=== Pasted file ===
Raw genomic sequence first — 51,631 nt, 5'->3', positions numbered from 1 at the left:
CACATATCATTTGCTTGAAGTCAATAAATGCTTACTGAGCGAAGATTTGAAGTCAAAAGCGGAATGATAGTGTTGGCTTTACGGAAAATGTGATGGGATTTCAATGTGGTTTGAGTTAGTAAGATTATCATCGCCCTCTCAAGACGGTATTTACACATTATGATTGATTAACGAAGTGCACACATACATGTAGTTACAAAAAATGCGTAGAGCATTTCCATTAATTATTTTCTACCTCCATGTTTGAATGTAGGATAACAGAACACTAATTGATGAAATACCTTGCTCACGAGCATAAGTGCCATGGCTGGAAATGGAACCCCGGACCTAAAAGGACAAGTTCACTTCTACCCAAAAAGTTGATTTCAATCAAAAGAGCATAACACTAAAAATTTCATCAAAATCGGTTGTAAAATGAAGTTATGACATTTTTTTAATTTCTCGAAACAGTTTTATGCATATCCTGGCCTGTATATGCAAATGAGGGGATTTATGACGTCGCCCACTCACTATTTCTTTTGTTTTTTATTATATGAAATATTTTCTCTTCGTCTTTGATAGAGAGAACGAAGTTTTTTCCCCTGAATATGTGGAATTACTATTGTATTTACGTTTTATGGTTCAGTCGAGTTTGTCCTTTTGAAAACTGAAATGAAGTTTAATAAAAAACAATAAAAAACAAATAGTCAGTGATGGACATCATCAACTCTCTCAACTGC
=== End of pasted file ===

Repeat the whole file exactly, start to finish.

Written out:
Raw genomic sequence first — 51,631 nt, 5'->3', positions numbered from 1 at the left:
CACATATCATTTGCTTGAAGTCAATAAATGCTTACTGAGCGAAGATTTGAAGTCAAAAGCGGAATGATAGTGTTGGCTTTACGGAAAATGTGATGGGATTTCAATGTGGTTTGAGTTAGTAAGATTATCATCGCCCTCTCAAGACGGTATTTACACATTATGATTGATTAACGAAGTGCACACATACATGTAGTTACAAAAAATGCGTAGAGCATTTCCATTAATTATTTTCTACCTCCATGTTTGAATGTAGGATAACAGAACACTAATTGATGAAATACCTTGCTCACGAGCATAAGTGCCATGGCTGGAAATGGAACCCCGGACCTAAAAGGACAAGTTCACTTCTACCCAAAAAGTTGATTTCAATCAAAAGAGCATAACACTAAAAATTTCATCAAAATCGGTTGTAAAATGAAGTTATGACATTTTTTTAATTTCTCGAAACAGTTTTATGCATATCCTGGCCTGTATATGCAAATGAGGGGATTTATGACGTCGCCCACTCACTATTTCTTTTGTTTTTTATTATATGAAATATTTTCTCTTCGTCTTTGATAGAGAGAACGAAGTTTTTTCCCCTGAATATGTGGAATTACTATTGTATTTACGTTTTATGGTTCAGTCGAGTTTGTCCTTTTGAAAACTGAAATGAAGTTTAATAAAAAACAATAAAAAACAAATAGTCAGTGATGGACATCATCAACTCTCTCAACTGC